After seeing her son suffer from epilepsy, a mother from Bangalore turns to digital sensor technology and her trusty sewing skills to help others detect seizures before it’s too late.
Raji Borthakur’s table is overflowing with cakes, sweets and milk tea. She saunters in and adds more food to the table. She’s talking about the story that dominates her life: If only she’d had early warning, Borthakur could’ve protected her son from the dangers of sudden unconsciousness.
Already there is too much food on the table. “You sure you don’t want some more?” she asked.
Her son Tejas, age 5, steps in, smiling coyly on one side. His eyes glance elsewhere. As a baby, Tejas, or more affectionately known as TJay, only began rolling over at nine months, compared to one to two months for most babies. He took his first step at age two.
By the time TJay himself was properly diagnosed with epilepsy, the seizures had already significantly impeded his growth.
“I had a lot of rage in me,” Borthakur said. “We had doctors, everything in the world, but why was my son like this? If it was diagnosed earlier, he would probably have been a little better off.”
With no prior experience in engineering, she came up with the idea of a “smart glove” that can predict epilepsy seizures before they happen. Although the glove is still just a prototype, Borthakur has already beaten hundreds of budding inventors across India to enter the final round of the Innovate for Digital India Challenge, a nationwide competition for inventors and makers.
The glove, which she named “TJay” after her son, uses 10 sensors powered by a small Intel Edison compute module. The technology tracks body temperature, heart rate and blood pressure to help doctors build a more comprehensive understanding of epilepsy in their patients.
Previously, doctors had relied on an electroencephalogram test (EEG) to diagnose a case of epilepsy. An EEG test detects abnormalities by measuring electrical impulses in the brain. But Borthakur said this global ‘gold standard’ approach to detection has its limits.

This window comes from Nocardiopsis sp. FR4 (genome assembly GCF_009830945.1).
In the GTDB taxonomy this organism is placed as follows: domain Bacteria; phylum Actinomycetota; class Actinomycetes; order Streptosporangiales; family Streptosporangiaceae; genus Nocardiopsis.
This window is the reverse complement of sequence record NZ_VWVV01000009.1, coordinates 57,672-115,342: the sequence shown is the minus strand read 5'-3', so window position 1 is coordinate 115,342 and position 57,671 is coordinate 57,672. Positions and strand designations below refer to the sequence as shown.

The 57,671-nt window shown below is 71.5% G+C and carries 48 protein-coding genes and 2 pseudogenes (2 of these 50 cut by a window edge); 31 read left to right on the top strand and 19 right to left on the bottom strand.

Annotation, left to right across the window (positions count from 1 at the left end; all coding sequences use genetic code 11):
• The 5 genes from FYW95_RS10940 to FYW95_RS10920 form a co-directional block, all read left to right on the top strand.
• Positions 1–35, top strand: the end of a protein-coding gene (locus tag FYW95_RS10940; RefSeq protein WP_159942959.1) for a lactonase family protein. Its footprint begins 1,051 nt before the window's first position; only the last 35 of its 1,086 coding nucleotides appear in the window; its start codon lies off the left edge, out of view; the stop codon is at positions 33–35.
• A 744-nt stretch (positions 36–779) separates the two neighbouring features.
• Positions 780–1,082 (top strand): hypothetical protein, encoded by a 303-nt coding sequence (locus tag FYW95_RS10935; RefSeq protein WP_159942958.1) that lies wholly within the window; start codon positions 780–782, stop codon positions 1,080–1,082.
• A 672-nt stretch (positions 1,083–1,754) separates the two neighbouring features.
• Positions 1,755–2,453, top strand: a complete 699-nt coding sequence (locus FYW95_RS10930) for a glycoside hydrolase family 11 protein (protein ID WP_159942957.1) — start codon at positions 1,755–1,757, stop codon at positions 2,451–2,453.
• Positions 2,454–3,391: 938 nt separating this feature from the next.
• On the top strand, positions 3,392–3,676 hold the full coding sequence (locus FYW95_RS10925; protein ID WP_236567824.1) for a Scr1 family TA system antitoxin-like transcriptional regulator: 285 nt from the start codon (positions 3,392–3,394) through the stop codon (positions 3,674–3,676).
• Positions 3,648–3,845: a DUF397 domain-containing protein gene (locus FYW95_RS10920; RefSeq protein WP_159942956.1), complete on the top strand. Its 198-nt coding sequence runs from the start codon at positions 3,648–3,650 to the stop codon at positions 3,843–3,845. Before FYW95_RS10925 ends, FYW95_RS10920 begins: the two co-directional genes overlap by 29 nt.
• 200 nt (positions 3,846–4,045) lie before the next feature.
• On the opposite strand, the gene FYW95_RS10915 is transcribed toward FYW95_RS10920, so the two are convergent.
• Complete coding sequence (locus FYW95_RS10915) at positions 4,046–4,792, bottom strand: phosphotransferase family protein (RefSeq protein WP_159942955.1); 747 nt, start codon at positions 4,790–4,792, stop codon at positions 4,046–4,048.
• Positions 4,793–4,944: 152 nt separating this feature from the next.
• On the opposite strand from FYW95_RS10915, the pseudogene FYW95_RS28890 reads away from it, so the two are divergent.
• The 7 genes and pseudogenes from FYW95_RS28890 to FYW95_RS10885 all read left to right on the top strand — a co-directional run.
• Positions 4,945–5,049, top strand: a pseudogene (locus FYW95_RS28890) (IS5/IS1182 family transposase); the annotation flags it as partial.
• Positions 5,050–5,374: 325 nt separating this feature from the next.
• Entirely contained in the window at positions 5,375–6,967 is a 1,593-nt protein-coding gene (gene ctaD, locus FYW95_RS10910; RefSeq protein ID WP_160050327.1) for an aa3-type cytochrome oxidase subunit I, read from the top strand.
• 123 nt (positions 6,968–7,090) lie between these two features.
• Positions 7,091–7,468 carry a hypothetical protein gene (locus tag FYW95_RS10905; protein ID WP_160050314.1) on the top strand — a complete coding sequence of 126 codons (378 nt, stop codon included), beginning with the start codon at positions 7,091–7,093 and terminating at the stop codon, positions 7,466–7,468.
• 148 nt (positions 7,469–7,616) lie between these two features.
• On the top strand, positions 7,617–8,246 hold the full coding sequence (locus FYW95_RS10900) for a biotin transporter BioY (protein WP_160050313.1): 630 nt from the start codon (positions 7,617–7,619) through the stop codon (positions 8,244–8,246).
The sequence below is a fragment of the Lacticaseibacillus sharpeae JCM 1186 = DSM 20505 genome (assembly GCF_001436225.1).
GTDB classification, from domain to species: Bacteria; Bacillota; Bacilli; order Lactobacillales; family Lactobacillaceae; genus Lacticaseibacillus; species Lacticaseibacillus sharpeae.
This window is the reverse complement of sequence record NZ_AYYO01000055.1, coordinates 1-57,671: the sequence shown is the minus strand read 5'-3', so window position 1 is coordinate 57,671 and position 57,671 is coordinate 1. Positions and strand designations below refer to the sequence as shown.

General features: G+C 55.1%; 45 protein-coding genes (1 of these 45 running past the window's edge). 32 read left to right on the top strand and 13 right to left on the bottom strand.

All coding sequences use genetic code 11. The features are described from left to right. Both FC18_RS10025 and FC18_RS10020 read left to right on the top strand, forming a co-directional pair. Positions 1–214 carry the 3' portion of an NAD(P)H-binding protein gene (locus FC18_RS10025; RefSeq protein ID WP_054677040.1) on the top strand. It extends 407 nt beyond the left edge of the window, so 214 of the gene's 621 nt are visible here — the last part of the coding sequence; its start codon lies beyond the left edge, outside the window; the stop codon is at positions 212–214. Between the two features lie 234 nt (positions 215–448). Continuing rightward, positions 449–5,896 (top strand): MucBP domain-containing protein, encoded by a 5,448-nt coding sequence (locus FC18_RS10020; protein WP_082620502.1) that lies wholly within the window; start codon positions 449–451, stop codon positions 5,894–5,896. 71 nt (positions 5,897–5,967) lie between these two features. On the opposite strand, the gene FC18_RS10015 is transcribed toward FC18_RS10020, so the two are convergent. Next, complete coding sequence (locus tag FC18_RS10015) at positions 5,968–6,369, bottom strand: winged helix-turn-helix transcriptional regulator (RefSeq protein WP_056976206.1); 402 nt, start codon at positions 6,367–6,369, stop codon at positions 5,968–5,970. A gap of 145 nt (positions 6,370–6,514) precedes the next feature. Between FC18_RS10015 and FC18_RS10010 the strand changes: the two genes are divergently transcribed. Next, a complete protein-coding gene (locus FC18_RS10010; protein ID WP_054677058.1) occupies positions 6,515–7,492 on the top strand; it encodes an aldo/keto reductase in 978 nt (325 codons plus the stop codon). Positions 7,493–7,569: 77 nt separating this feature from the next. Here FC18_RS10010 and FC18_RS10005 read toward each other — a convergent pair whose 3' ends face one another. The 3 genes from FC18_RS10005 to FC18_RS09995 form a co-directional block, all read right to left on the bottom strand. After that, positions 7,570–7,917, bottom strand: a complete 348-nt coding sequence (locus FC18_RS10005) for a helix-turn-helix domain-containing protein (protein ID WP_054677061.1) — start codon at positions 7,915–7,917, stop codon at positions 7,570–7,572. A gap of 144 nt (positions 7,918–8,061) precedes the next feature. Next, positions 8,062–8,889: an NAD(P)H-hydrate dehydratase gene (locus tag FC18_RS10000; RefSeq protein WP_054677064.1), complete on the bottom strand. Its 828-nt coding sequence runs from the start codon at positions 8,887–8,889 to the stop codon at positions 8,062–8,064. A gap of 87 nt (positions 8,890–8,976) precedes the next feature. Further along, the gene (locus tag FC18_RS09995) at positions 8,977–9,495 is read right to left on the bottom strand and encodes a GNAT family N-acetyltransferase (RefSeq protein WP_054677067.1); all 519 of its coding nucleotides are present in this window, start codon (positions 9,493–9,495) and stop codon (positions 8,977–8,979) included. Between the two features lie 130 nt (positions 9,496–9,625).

“The problem is that when they [epilepsy patients] go for an EEG, they might be feeling quite fine and normal then,” Borthakur explained. “These tests can range from a few hours to a few days, depending on the infrastructure of the hospital.”
Epileptic patients can’t be under analysis 24/7, and unless the patient is actually experiencing a seizure at the time of the EEG test, the scan results will remain inconclusive for doctors.
“This makes it difficult for doctors to give a formal diagnosis on epilepsy,” Borthakur explained.
“In my mind, it looked simple: If it is electrical signals or different signals from the body, we have the technology to capture it,” she said. “So why is nobody doing it? If no one’s doing it, does it mean it’s not possible?”
The TJay Smart Glove goes a step beyond tracking brainwave activity. It also measures and consolidates a range of ten matrices from the body, mapping out physiological patterns unique to each epileptic patient.
When the glove is worn it tracks conditions in real time, plotting a comprehensive collection of data that can indicate when the next seizure might strike.
This prompted Borthakur to start her own company, TerraBlue XT, focuses on commercializing the TJay Smart Glove for the global market.
She’s looking beyond epilepsy, determined to have the smart glove help monitor other neurological disorders, such as Parkinson’s, schizophrenia and bi-polar disorder.
When asked whether she considered herself an inventor, Borthakur cringes.
“I’m not an inventor, just a Maker,” she said. “I did not (even) start out wanting to be an entrepreneur. I was just looking for answers.”
She’s clearly found one.
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